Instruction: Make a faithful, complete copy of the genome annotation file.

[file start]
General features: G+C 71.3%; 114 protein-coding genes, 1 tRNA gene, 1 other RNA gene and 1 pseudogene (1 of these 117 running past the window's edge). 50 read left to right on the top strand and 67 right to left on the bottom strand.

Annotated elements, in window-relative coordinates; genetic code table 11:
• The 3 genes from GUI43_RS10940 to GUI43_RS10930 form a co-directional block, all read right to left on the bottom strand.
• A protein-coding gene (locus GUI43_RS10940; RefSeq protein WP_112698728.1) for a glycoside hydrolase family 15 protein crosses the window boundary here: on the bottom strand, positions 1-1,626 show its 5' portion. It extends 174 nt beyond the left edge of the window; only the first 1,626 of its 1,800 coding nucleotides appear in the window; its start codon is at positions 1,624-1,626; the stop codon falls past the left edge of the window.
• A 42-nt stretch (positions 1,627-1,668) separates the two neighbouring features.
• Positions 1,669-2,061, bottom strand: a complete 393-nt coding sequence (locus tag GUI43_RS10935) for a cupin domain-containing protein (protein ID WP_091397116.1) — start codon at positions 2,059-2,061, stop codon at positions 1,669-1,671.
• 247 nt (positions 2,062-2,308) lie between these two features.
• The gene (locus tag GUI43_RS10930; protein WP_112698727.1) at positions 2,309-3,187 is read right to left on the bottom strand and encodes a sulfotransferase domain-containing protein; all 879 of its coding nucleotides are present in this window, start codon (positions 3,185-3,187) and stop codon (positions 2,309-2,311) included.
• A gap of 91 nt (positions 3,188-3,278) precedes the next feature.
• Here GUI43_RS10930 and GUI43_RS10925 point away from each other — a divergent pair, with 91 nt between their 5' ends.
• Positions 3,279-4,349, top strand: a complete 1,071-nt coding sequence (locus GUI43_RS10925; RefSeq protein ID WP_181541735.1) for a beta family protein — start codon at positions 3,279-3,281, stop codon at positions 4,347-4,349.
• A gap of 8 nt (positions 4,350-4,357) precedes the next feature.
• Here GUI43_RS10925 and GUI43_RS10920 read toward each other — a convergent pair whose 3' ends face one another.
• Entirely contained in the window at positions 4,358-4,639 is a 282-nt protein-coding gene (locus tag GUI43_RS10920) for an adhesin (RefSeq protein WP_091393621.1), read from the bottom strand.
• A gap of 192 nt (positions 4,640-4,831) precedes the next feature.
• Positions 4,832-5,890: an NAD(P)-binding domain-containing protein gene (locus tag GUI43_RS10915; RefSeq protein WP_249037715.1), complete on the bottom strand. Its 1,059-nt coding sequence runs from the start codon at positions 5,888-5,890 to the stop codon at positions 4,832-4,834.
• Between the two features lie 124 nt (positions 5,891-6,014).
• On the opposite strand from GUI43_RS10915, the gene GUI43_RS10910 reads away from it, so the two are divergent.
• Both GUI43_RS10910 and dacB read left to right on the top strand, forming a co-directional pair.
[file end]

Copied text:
General features: G+C 71.3%; 114 protein-coding genes, 1 tRNA gene, 1 other RNA gene and 1 pseudogene (1 of these 117 running past the window's edge). 50 read left to right on the top strand and 67 right to left on the bottom strand.

Annotated elements, in window-relative coordinates; genetic code table 11:
• The 3 genes from GUI43_RS10940 to GUI43_RS10930 form a co-directional block, all read right to left on the bottom strand.
• A protein-coding gene (locus GUI43_RS10940; RefSeq protein WP_112698728.1) for a glycoside hydrolase family 15 protein crosses the window boundary here: on the bottom strand, positions 1-1,626 show its 5' portion. It extends 174 nt beyond the left edge of the window; only the first 1,626 of its 1,800 coding nucleotides appear in the window; its start codon is at positions 1,624-1,626; the stop codon falls past the left edge of the window.
• A 42-nt stretch (positions 1,627-1,668) separates the two neighbouring features.
• Positions 1,669-2,061, bottom strand: a complete 393-nt coding sequence (locus tag GUI43_RS10935) for a cupin domain-containing protein (protein ID WP_091397116.1) — start codon at positions 2,059-2,061, stop codon at positions 1,669-1,671.
• 247 nt (positions 2,062-2,308) lie between these two features.
• The gene (locus tag GUI43_RS10930; protein WP_112698727.1) at positions 2,309-3,187 is read right to left on the bottom strand and encodes a sulfotransferase domain-containing protein; all 879 of its coding nucleotides are present in this window, start codon (positions 3,185-3,187) and stop codon (positions 2,309-2,311) included.
• A gap of 91 nt (positions 3,188-3,278) precedes the next feature.
• Here GUI43_RS10930 and GUI43_RS10925 point away from each other — a divergent pair, with 91 nt between their 5' ends.
• Positions 3,279-4,349, top strand: a complete 1,071-nt coding sequence (locus GUI43_RS10925; RefSeq protein ID WP_181541735.1) for a beta family protein — start codon at positions 3,279-3,281, stop codon at positions 4,347-4,349.
• A gap of 8 nt (positions 4,350-4,357) precedes the next feature.
• Here GUI43_RS10925 and GUI43_RS10920 read toward each other — a convergent pair whose 3' ends face one another.
• Entirely contained in the window at positions 4,358-4,639 is a 282-nt protein-coding gene (locus tag GUI43_RS10920) for an adhesin (RefSeq protein WP_091393621.1), read from the bottom strand.
• A gap of 192 nt (positions 4,640-4,831) precedes the next feature.
• Positions 4,832-5,890: an NAD(P)-binding domain-containing protein gene (locus tag GUI43_RS10915; RefSeq protein WP_249037715.1), complete on the bottom strand. Its 1,059-nt coding sequence runs from the start codon at positions 5,888-5,890 to the stop codon at positions 4,832-4,834.
• Between the two features lie 124 nt (positions 5,891-6,014).
• On the opposite strand from GUI43_RS10915, the gene GUI43_RS10910 reads away from it, so the two are divergent.
• Both GUI43_RS10910 and dacB read left to right on the top strand, forming a co-directional pair.